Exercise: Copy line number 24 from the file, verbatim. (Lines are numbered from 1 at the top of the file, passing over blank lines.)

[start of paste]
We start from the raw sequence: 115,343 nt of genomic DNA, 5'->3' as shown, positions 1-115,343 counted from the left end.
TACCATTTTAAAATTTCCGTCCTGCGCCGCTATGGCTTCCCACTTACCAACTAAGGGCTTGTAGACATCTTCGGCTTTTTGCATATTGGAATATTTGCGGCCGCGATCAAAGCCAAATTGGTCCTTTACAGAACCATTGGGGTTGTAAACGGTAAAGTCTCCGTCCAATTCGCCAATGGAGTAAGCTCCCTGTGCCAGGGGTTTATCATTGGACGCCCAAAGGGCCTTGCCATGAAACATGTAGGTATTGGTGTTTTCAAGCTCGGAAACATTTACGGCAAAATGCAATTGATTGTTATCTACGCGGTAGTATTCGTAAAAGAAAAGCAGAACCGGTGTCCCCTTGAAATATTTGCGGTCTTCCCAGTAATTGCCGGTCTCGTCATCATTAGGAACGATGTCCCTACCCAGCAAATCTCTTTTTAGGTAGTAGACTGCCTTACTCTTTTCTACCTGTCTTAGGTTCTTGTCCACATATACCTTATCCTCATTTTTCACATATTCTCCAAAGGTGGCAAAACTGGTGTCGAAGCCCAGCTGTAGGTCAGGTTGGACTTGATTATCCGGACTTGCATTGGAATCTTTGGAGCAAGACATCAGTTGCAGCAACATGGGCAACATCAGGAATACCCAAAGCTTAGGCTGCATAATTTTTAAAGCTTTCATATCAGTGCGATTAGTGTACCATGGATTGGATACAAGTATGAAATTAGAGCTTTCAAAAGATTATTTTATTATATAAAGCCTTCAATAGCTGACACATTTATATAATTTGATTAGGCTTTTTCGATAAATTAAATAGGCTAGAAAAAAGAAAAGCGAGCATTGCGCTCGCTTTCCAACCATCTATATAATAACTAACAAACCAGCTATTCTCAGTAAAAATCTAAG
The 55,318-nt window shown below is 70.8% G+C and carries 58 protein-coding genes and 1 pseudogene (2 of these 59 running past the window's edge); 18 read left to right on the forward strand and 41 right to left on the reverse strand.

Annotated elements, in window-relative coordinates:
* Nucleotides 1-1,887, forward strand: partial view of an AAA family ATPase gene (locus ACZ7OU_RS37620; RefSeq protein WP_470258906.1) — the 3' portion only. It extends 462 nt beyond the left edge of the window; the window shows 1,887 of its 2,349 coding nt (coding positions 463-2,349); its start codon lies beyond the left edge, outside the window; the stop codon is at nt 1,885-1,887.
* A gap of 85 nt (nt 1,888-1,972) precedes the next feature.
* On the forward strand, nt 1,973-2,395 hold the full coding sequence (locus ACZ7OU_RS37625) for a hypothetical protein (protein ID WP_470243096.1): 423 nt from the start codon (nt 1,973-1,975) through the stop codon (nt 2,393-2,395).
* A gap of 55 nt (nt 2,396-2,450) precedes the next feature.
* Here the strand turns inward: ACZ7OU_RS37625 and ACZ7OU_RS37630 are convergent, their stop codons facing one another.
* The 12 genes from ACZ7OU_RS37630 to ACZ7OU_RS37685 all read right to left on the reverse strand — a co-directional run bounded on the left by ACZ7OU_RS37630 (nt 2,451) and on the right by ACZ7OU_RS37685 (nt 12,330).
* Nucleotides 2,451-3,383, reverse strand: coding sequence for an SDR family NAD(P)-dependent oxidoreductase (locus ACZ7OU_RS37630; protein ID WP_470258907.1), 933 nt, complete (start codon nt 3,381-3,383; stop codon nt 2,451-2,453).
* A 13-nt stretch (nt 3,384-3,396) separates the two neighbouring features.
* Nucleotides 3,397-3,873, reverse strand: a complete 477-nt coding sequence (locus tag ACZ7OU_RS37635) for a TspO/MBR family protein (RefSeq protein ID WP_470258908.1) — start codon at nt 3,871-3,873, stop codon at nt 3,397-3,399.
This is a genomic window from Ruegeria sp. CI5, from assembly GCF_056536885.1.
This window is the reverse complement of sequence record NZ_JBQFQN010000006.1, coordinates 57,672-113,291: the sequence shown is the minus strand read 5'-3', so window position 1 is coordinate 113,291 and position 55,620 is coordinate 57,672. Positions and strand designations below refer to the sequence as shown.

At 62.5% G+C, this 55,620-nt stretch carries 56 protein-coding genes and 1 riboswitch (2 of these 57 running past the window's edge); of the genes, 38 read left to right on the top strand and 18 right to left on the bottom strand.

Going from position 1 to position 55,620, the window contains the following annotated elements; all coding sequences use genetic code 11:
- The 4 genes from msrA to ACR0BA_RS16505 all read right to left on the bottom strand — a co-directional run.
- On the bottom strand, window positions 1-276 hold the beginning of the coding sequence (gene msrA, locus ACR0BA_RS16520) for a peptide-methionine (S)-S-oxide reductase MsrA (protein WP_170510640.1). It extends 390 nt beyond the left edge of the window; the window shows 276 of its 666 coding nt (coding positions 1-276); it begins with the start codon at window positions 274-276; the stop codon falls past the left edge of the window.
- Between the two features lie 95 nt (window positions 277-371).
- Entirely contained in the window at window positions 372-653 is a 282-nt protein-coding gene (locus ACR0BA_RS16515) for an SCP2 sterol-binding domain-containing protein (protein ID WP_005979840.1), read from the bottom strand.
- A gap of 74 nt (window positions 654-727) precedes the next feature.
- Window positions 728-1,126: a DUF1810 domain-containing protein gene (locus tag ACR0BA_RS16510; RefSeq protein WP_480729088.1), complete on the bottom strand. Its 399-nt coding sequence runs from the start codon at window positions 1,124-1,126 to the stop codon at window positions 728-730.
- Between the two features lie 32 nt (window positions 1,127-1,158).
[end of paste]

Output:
- Between the two features lie 32 nt (window positions 1,127-1,158).